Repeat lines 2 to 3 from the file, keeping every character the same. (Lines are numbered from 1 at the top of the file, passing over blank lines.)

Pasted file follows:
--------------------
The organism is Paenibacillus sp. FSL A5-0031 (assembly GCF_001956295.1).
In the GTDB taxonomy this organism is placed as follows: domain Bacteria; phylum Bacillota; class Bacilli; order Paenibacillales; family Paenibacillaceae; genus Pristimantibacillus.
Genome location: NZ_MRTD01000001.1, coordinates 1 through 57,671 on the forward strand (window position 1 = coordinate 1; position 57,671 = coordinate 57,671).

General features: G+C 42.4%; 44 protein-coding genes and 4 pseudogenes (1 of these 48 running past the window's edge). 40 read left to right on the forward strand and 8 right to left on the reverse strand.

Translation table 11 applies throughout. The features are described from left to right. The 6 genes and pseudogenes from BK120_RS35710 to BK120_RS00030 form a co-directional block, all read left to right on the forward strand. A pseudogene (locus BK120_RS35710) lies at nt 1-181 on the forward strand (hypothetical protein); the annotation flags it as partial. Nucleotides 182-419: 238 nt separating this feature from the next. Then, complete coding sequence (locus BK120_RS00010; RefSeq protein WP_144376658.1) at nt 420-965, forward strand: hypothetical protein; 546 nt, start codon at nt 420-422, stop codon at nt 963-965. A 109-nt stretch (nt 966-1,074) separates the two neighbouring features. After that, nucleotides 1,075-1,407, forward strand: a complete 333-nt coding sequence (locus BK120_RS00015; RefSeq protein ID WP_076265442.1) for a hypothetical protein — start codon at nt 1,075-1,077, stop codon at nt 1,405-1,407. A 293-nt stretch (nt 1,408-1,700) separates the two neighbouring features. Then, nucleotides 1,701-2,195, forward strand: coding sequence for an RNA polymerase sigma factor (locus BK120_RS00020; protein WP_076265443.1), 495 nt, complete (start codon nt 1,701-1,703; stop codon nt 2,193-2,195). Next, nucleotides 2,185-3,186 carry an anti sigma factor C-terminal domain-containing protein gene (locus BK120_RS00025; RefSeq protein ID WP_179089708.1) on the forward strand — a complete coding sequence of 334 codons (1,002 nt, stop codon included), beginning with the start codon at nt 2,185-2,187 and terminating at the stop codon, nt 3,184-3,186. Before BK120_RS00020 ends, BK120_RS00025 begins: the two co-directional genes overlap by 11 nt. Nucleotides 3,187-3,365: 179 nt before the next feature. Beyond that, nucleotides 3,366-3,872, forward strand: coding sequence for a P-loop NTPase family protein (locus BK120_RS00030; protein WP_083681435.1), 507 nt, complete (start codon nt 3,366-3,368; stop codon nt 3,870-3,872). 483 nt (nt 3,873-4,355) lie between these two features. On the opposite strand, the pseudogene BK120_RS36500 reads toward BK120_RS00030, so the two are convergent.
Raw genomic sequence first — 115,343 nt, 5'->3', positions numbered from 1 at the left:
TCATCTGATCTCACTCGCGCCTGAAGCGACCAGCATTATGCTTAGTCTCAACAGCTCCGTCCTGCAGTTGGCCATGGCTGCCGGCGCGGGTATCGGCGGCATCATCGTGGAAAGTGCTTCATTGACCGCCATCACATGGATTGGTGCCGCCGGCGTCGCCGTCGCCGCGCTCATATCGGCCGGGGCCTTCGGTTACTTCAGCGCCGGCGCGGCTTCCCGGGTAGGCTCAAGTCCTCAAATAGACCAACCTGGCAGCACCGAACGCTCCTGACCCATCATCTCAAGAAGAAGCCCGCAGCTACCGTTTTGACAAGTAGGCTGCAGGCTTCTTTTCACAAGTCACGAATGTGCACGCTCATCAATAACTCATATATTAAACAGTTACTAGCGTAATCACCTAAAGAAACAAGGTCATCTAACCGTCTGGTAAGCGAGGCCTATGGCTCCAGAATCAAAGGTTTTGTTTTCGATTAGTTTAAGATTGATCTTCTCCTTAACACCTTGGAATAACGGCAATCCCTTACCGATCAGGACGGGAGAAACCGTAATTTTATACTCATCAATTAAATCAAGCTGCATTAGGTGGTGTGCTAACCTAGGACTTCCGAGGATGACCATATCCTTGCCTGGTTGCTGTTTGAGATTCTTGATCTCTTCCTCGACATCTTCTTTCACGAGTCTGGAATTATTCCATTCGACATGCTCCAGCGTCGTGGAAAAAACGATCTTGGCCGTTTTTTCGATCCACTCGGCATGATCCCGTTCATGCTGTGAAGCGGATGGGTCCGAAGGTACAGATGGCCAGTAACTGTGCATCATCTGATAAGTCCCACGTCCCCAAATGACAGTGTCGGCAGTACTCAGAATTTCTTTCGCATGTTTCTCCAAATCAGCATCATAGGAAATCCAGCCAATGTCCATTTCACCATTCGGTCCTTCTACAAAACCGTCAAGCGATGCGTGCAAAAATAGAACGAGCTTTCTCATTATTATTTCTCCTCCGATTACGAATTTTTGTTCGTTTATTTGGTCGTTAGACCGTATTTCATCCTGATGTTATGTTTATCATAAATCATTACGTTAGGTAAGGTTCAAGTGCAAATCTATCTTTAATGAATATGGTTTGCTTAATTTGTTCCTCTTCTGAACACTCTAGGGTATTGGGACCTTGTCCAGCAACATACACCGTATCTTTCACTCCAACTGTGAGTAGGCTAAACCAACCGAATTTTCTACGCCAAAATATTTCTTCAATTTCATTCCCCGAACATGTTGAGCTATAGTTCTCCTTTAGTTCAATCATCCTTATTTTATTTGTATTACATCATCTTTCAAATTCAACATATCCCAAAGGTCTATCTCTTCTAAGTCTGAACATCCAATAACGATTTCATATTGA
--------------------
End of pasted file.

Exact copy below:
In the GTDB taxonomy this organism is placed as follows: domain Bacteria; phylum Bacillota; class Bacilli; order Paenibacillales; family Paenibacillaceae; genus Pristimantibacillus.
Genome location: NZ_MRTD01000001.1, coordinates 1 through 57,671 on the forward strand (window position 1 = coordinate 1; position 57,671 = coordinate 57,671).